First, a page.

WASHINGTON – President Biden on Friday will encourage federal agencies to stem the way big tech companies grow through mergers and gain a competitive advantage by leveraging massive amounts of consumer data, as part of a larger executive order intended to disperse corporate consolidation throughout the economy.
The executive order includes a number of measures that specifically target big tech companies like Google, Facebook, Apple and Amazon, people with knowledge of its content said.
The order would tell federal agencies that approved the merger that they should take a closer look at the tech industry’s practices. The latter would encourage the Federal Trade Commission to write rules restricting how tech giants use consumer data, a response to criticism that companies like Amazon could Leverage what they know about users to gain an edge in competing businesses and services.
The order is Mr. Biden’s latest admission of concerns that tech giants have acquired superior market power, becoming gatekeepers to commerce, media and culture. A growing group of lawmakers, academics and rival companies say government regulators have failed to check the growth of companies in more than a decade. To address companies’ market power, they say, policymakers need to vigorously enforce antitrust laws and possibly rewrite them to better capture Silicon Valley’s business models. .
Mr. Biden has brought some of the most vocal critics of Big Tech to the helm. At the White House, he appointed Tim Wu, a Columbia University law professor and outspoken proponent of breaking up companies like Facebook, as a special counsel on competition. He appointed Lina Khan to chair the Federal Trade Commission. Ms. Khan has also called for the breakup of big tech companies and worked on a House antitrust investigation into Amazon, Apple, Facebook and Google.
Critics of Big Tech also often argue that the economy as a whole has become more focused to the detriment of consumers – including in industries like agriculture, medicine and fashion. And some White House officials hope the order will go back to the presidency of Franklin D. Roosevelt, who highlighted the rise of big business and installed government officials opposed to centralization, said the people.
But his control was limited in its scope. The Federal Trade Commission and the Federal Communications Commission are independent agencies that enforce applicable antitrust and media laws. Those laws have barely changed since before the mass adoption of the Internet.
House lawmakers have introduced a number of proposals to increase agency engagement, but those bills are expected to face stiff resistance. White House officials said the new directives, expected to be published in full on Friday, do not necessarily require congressional action to expand the agencies’ capabilities, people familiar with their content said. In many cases, regulators have held back from enforcing existing laws and creating new ones, they said.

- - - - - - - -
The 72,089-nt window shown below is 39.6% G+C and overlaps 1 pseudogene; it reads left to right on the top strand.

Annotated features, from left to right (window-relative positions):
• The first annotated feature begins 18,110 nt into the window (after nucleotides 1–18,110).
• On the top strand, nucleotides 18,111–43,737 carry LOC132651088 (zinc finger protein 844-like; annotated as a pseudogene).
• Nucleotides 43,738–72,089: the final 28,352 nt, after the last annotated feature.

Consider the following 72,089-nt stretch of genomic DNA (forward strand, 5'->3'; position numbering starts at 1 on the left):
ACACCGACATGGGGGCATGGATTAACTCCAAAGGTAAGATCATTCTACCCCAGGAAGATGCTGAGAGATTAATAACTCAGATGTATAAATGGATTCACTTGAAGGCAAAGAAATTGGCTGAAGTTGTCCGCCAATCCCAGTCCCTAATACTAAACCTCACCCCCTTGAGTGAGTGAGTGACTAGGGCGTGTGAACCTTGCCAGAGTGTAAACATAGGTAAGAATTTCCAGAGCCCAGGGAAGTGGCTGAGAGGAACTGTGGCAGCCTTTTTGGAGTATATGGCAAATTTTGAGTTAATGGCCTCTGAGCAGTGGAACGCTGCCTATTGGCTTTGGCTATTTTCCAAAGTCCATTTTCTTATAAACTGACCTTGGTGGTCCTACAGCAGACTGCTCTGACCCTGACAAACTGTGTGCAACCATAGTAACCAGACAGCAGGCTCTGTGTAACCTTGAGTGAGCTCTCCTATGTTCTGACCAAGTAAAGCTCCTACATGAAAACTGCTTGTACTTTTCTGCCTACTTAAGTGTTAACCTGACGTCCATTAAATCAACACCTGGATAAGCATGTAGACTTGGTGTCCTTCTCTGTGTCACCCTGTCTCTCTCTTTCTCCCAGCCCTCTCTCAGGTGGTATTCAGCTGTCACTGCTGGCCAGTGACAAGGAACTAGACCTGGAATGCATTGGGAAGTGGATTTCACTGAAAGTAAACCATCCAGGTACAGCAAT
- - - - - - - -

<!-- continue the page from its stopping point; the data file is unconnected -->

One of the goals of the executive order is mergers in which large tech companies acquire small companies that can become fierce competitors, eliminating the competition before it succeeds. The directives encourage dealers to review the guidelines they use to evaluate proposed deals, including when a company is purchasing a younger competitor or a cache of data can help the company achieve a dominant position.
The order would also require the FCC to impose new restrictions on the operations of broadband internet providers such as Comcast, AT&T, and Verizon. Activists have long said consumers have too few choices and pay too much for internet service.
Biden would also encourage the FCC to rebuild its so-called net neutrality rule that would prohibit internet providers from blocking certain content, slowing delivery, or allowing customers to pay more for content. Their content is delivered faster. The agency adopted the rules under Obama and then backtracked under President Donald J. Trump.
While Mr. Biden’s order encourages stronger enforcement of antitrust laws, it also highlights another fact: He has yet to appoint permanent leaders to some of the government positions that police compete.
He has yet to nominate anyone to lead the Justice Department’s antitrust division. And he has yet to choose the permanent chair of the FCC, although Jessica Rosenworcel, a Democrat, has taken up the role on an interim basis.